As Nigeria today joins the global community to mark the 2022 World Malaria Day, the Association of Community Pharmacists of Nigeria (ACPN), has called for concerted and prompt actions as well as collaboration with governments and communities to end the malaria scourge in the country.
The association made the call on Monday, through a press release made available to the journalists and signed by its national chairman, Pharm. Adewale Oladigbolu.
Oladigbolu, speaking on the theme for this year’s celebration “Harness innovation to reduce the malaria disease burden and save lives”, stressed the need for investments and innovation that bring new vector control approaches, diagnostics, antimalarial medicines and other tools to speed the pace of progress against malaria.
Quoting the Message from WHO Regional Director for Africa, Dr Matshidiso Moeti on the commemoration of this year’s World Malaria Day, he said the past year has seen significant breakthroughs in malaria prevention and control, despite the COVID-19 pandemic.
According to WHO, “Landmark recommendations on the use of the first vaccine against malaria – RTS, S – were released by the World Health Organization late last year. This vaccine will be used to prevent malaria among children aged six months to five years, who live in moderate- to high-transmission settings.
“While this is a groundbreaking advance in the development of new tools to fight this disease, with the potential to save millions of lives, supplies are currently limited. As such, it is important to ensure that the available doses are utilized for maximum impact while ensuring the continued availability of other preventive measures to those most at risk.
The number one community pharmacist in the country noted that Malaria remains a significant public health and development challenges.
Quoting the WHO report on 2022 WMD, “the global health body added that In the last year, about 95 per cent of the estimated 228 million cases occurred in the WHO/AFRO Region, along with 602,020 reported deaths. Six countries, the worst impacted by malaria in the Africa Region, are reported to have accounted for up to 55 per cent of cases globally, and 50 per cent of these deaths.
Oladigbolu however disclosed that In Lagos State, one of Nigeria’s densely populated states, malaria accounts for more than 70 per cent of outpatient in the public health facilities. “More than 700,000 malaria cases are reported annually. 657,154 patients with malaria were seen in both private and public health facilities in 2020. Malaria is prevalent in the vulnerable groups – children under 5 years and pregnant women where the infection can be profoundly more severe.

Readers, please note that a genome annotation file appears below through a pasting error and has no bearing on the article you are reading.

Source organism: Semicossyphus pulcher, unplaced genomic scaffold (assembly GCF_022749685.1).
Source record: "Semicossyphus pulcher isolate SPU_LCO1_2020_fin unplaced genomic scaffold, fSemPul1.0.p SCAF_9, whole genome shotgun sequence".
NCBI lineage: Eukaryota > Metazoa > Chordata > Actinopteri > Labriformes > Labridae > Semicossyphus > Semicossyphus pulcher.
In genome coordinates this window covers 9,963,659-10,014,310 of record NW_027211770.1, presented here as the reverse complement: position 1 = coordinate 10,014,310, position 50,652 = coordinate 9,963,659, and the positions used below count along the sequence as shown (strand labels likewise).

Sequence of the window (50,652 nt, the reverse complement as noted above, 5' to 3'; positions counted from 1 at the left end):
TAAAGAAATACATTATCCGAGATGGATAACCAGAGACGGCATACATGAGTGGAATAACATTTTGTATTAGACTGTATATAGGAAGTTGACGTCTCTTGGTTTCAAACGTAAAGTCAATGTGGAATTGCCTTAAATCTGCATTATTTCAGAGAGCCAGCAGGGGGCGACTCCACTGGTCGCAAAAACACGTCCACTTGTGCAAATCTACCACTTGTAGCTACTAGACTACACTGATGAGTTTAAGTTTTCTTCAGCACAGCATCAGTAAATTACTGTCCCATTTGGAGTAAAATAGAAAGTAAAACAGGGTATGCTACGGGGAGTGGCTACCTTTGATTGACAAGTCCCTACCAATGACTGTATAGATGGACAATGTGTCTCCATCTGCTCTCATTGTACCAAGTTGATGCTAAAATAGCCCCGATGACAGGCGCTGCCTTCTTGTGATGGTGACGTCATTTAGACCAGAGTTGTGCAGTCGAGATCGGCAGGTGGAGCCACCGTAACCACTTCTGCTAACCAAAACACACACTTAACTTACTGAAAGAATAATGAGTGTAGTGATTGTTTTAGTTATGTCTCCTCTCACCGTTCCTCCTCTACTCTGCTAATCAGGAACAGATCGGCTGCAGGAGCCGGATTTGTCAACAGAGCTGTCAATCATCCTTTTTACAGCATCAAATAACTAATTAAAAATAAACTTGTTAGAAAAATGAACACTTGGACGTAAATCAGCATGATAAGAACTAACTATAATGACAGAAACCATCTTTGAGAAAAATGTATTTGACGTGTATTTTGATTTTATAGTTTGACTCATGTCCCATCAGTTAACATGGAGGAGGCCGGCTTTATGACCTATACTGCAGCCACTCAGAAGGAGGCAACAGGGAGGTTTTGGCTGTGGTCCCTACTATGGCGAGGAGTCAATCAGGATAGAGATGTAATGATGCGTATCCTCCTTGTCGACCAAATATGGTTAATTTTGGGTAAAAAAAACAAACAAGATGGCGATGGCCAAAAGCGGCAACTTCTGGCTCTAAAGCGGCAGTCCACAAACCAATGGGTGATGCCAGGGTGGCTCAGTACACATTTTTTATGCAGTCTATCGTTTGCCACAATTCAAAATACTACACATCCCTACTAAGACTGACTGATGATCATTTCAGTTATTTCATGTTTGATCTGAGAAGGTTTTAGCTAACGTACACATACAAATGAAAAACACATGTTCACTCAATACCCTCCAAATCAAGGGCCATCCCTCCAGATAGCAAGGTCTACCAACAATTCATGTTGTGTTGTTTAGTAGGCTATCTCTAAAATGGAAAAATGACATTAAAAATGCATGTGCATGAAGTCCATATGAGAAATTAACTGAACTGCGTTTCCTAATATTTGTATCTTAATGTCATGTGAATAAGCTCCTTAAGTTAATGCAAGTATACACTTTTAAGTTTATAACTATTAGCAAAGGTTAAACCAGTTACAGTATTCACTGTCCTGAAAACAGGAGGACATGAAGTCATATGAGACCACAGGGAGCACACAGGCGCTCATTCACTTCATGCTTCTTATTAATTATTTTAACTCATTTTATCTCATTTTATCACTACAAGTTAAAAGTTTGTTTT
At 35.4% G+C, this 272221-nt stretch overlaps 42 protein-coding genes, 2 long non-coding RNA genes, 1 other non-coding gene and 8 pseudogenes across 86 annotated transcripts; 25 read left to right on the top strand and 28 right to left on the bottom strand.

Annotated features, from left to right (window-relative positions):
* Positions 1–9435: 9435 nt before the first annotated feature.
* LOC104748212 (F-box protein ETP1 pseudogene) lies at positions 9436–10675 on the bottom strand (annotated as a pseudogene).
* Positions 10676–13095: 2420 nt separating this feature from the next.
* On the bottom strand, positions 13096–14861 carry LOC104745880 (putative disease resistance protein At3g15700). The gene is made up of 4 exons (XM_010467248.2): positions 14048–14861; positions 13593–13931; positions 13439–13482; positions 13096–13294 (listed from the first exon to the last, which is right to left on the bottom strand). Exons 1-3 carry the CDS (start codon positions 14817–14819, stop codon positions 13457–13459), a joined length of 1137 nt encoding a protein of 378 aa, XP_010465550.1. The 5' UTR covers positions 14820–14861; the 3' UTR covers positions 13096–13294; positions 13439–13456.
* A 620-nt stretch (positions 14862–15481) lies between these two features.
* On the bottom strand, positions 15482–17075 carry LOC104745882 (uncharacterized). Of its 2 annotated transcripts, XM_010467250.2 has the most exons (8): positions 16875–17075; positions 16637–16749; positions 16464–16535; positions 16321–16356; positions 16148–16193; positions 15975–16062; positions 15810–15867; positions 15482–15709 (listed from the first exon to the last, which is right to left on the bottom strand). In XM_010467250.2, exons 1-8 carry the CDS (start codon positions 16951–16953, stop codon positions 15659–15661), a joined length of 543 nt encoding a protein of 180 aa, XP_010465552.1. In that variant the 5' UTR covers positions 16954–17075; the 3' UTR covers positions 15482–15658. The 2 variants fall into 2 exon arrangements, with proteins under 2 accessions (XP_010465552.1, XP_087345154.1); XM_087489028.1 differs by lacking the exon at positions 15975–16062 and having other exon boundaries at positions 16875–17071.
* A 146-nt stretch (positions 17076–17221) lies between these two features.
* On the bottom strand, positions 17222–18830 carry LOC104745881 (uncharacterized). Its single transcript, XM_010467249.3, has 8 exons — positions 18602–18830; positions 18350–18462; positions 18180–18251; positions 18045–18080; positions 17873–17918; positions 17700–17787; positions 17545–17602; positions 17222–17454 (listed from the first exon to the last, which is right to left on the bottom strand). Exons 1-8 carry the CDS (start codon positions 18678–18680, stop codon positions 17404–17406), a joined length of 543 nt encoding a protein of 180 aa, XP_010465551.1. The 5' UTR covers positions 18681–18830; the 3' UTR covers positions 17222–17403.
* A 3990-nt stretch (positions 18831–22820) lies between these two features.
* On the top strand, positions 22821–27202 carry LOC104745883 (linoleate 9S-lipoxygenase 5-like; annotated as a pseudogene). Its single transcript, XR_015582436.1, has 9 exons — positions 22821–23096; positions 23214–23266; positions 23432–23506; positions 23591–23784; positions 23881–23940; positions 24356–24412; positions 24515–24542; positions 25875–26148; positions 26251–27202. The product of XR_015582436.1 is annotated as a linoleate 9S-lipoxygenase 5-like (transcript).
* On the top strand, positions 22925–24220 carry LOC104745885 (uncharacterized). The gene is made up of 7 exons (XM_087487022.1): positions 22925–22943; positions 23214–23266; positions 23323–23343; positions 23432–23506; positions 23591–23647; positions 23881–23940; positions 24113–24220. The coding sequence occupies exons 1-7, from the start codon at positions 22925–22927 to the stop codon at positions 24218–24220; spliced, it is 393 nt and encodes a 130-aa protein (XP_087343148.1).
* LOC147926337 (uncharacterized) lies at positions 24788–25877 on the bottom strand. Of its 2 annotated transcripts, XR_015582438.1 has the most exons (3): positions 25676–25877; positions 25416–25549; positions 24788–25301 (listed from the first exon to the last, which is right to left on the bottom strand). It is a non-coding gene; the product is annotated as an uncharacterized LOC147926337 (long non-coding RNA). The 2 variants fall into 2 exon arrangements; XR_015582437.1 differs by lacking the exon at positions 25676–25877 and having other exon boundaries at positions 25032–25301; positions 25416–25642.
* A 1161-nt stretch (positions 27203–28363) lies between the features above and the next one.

“It is, therefore, germane that we need to take action. By taking action, we would be curbing the spread of the disease. We must prevent inside Long–Lasting Insecticidal Nets (LLINs). This is particularly important for the vulnerable groups –pregnant women and children under 5 years old. Pregnant women are also encouraged to take Sulphadoxine Pyimethamine to prevent malaria in pregnancy from the 2nd trimester.”
Before using Artemisinin-based Combination Therapy (ACTs) for the treatment of fever, diagnosis either using a malaria Rapid Diagnostic Test (mRDT) kit or a microscope must be done. This is because not all fevers are caused by malaria. Diagnosis of patients with fever using microscopy or an MDT kit before treatment of the disease improves the overall management of patients with fever.
Thus, testing for malaria is essential as it helps to reduce the unnecessary use of antimalarial drugs thereby preventing the emergence and spread of drug resistance and ensuring that antimalarial drugs are reserved for those suffering from the disease. It is also imperative that all malaria cases diagnosed are recorded in the appropriate data tools to ensure that all cases of malaria in the State are duly reported.
Emphasis on collective action is also placed on environmental management which includes effective refuse disposal and waste management, covering of water storage containers, clearing of gutters, and dredging of canals and channels among others. Unkempt and dirty environments serve as breeding sites for mosquitoes; hence proper maintenance and management of the environment would prevent mosquitoes from breeding.
However, as an association and as healthcare providers closest to the people, we remain fully committed to the fight against malaria, and we believe we can overcome the challenge if we collaborate closely with governments, partners and communities.
Also, we at ACPN are reiterating that the important place and responsibility of the community pharmacists cannot be overemphasised, given the pivotal role they play in health care delivery services in the country, as medicines are very essential to life, whether or not the individual is well.
Medicines are crucial to human existence; so, if not properly handled and advice and counselling are not properly given, strictly followed or adhered to, medicines can become very dangerous, if not lethal, when handled by the wrong people or in the wrong way. Lives have been terminated through the wrong use of drugs, while medical conditions can also be made worse through the inappropriate use of medicines. And this is where the community pharmacist comes in.
ACPN has been at the vanguard of advocacy aimed at controlling the spread of malaria for quite some time. Over the years, the Association has marked World Malaria Day with pomp and pageantry.